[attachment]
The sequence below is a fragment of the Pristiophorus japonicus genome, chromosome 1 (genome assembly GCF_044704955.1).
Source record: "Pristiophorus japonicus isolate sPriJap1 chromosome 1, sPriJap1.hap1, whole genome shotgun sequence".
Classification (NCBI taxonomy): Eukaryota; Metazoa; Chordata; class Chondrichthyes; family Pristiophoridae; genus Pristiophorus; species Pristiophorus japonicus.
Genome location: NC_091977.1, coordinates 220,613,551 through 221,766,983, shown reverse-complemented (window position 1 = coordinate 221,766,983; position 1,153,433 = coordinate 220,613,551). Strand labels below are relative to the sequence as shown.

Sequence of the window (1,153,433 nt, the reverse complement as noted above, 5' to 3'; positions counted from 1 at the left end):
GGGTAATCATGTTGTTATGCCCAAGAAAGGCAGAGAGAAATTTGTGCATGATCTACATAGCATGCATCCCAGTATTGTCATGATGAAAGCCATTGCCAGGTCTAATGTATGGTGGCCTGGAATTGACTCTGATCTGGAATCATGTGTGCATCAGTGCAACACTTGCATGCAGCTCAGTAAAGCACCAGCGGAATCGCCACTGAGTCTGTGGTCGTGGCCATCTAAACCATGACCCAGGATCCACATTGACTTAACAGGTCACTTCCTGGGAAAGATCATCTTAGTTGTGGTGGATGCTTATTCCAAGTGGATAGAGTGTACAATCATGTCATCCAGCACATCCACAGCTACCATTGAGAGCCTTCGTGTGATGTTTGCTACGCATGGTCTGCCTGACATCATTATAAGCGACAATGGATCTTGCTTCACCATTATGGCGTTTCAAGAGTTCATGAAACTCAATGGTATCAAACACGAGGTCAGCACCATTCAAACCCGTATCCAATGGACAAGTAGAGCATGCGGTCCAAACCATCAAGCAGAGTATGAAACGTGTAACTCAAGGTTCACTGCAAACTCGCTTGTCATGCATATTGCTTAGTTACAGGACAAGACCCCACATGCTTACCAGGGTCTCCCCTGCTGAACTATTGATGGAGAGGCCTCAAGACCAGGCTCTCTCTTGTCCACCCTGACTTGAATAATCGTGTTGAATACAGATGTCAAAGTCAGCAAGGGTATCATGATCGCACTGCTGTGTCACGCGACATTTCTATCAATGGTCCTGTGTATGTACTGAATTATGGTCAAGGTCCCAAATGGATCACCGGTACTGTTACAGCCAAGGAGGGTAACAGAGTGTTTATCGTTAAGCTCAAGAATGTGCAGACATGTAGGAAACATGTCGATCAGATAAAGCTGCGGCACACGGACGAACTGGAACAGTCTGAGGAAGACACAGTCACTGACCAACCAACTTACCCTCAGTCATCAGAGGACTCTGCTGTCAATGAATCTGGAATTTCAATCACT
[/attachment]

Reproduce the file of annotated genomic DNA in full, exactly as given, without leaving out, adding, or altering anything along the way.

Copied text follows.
The sequence below is a fragment of the Pristiophorus japonicus genome, chromosome 1 (genome assembly GCF_044704955.1).
Source record: "Pristiophorus japonicus isolate sPriJap1 chromosome 1, sPriJap1.hap1, whole genome shotgun sequence".
Classification (NCBI taxonomy): Eukaryota; Metazoa; Chordata; class Chondrichthyes; family Pristiophoridae; genus Pristiophorus; species Pristiophorus japonicus.
Genome location: NC_091977.1, coordinates 220,613,551 through 221,766,983, shown reverse-complemented (window position 1 = coordinate 221,766,983; position 1,153,433 = coordinate 220,613,551). Strand labels below are relative to the sequence as shown.

Sequence of the window (1,153,433 nt, the reverse complement as noted above, 5' to 3'; positions counted from 1 at the left end):
GGGTAATCATGTTGTTATGCCCAAGAAAGGCAGAGAGAAATTTGTGCATGATCTACATAGCATGCATCCCAGTATTGTCATGATGAAAGCCATTGCCAGGTCTAATGTATGGTGGCCTGGAATTGACTCTGATCTGGAATCATGTGTGCATCAGTGCAACACTTGCATGCAGCTCAGTAAAGCACCAGCGGAATCGCCACTGAGTCTGTGGTCGTGGCCATCTAAACCATGACCCAGGATCCACATTGACTTAACAGGTCACTTCCTGGGAAAGATCATCTTAGTTGTGGTGGATGCTTATTCCAAGTGGATAGAGTGTACAATCATGTCATCCAGCACATCCACAGCTACCATTGAGAGCCTTCGTGTGATGTTTGCTACGCATGGTCTGCCTGACATCATTATAAGCGACAATGGATCTTGCTTCACCATTATGGCGTTTCAAGAGTTCATGAAACTCAATGGTATCAAACACGAGGTCAGCACCATTCAAACCCGTATCCAATGGACAAGTAGAGCATGCGGTCCAAACCATCAAGCAGAGTATGAAACGTGTAACTCAAGGTTCACTGCAAACTCGCTTGTCATGCATATTGCTTAGTTACAGGACAAGACCCCACATGCTTACCAGGGTCTCCCCTGCTGAACTATTGATGGAGAGGCCTCAAGACCAGGCTCTCTCTTGTCCACCCTGACTTGAATAATCGTGTTGAATACAGATGTCAAAGTCAGCAAGGGTATCATGATCGCACTGCTGTGTCACGCGACATTTCTATCAATGGTCCTGTGTATGTACTGAATTATGGTCAAGGTCCCAAATGGATCACCGGTACTGTTACAGCCAAGGAGGGTAACAGAGTGTTTATCGTTAAGCTCAAGAATGTGCAGACATGTAGGAAACATGTCGATCAGATAAAGCTGCGGCACACGGACGAACTGGAACAGTCTGAGGAAGACACAGTCACTGACCAACCAACTTACCCTCAGTCATCAGAGGACTCTGCTGTCAATGAATCTGGAATTTCAATCACT